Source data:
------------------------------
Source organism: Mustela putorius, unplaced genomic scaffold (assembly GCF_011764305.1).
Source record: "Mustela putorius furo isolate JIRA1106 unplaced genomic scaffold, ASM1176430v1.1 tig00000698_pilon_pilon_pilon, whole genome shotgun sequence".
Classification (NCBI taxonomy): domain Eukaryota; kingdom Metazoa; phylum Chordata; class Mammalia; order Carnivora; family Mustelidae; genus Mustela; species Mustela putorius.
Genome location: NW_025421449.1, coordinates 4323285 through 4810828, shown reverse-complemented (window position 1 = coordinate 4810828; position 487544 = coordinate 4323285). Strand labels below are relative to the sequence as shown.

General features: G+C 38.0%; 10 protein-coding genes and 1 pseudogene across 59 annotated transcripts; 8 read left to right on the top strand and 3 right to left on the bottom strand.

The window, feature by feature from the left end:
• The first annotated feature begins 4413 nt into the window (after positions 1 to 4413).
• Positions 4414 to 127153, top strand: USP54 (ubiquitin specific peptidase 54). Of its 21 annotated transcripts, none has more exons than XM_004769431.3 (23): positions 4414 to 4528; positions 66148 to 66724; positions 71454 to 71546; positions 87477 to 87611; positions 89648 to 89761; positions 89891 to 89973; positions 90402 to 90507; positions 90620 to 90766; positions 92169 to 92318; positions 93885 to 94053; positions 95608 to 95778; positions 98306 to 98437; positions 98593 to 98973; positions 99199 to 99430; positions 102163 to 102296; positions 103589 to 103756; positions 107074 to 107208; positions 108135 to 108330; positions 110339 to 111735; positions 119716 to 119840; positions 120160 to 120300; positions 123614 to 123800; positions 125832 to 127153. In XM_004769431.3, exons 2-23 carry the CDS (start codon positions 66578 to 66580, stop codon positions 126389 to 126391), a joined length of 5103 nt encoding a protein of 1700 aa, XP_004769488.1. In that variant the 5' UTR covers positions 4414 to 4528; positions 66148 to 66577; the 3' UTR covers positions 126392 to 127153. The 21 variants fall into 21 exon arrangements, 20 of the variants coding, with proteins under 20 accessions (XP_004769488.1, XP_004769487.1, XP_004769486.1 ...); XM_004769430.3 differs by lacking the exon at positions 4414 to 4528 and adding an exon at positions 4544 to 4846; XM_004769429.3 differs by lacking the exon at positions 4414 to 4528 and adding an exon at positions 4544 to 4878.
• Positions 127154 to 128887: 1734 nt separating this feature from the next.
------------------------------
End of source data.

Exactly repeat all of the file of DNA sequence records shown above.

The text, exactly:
Source organism: Mustela putorius, unplaced genomic scaffold (assembly GCF_011764305.1).
Source record: "Mustela putorius furo isolate JIRA1106 unplaced genomic scaffold, ASM1176430v1.1 tig00000698_pilon_pilon_pilon, whole genome shotgun sequence".
Classification (NCBI taxonomy): domain Eukaryota; kingdom Metazoa; phylum Chordata; class Mammalia; order Carnivora; family Mustelidae; genus Mustela; species Mustela putorius.
Genome location: NW_025421449.1, coordinates 4323285 through 4810828, shown reverse-complemented (window position 1 = coordinate 4810828; position 487544 = coordinate 4323285). Strand labels below are relative to the sequence as shown.

General features: G+C 38.0%; 10 protein-coding genes and 1 pseudogene across 59 annotated transcripts; 8 read left to right on the top strand and 3 right to left on the bottom strand.

The window, feature by feature from the left end:
• The first annotated feature begins 4413 nt into the window (after positions 1 to 4413).
• Positions 4414 to 127153, top strand: USP54 (ubiquitin specific peptidase 54). Of its 21 annotated transcripts, none has more exons than XM_004769431.3 (23): positions 4414 to 4528; positions 66148 to 66724; positions 71454 to 71546; positions 87477 to 87611; positions 89648 to 89761; positions 89891 to 89973; positions 90402 to 90507; positions 90620 to 90766; positions 92169 to 92318; positions 93885 to 94053; positions 95608 to 95778; positions 98306 to 98437; positions 98593 to 98973; positions 99199 to 99430; positions 102163 to 102296; positions 103589 to 103756; positions 107074 to 107208; positions 108135 to 108330; positions 110339 to 111735; positions 119716 to 119840; positions 120160 to 120300; positions 123614 to 123800; positions 125832 to 127153. In XM_004769431.3, exons 2-23 carry the CDS (start codon positions 66578 to 66580, stop codon positions 126389 to 126391), a joined length of 5103 nt encoding a protein of 1700 aa, XP_004769488.1. In that variant the 5' UTR covers positions 4414 to 4528; positions 66148 to 66577; the 3' UTR covers positions 126392 to 127153. The 21 variants fall into 21 exon arrangements, 20 of the variants coding, with proteins under 20 accessions (XP_004769488.1, XP_004769487.1, XP_004769486.1 ...); XM_004769430.3 differs by lacking the exon at positions 4414 to 4528 and adding an exon at positions 4544 to 4846; XM_004769429.3 differs by lacking the exon at positions 4414 to 4528 and adding an exon at positions 4544 to 4878.
• Positions 127154 to 128887: 1734 nt separating this feature from the next.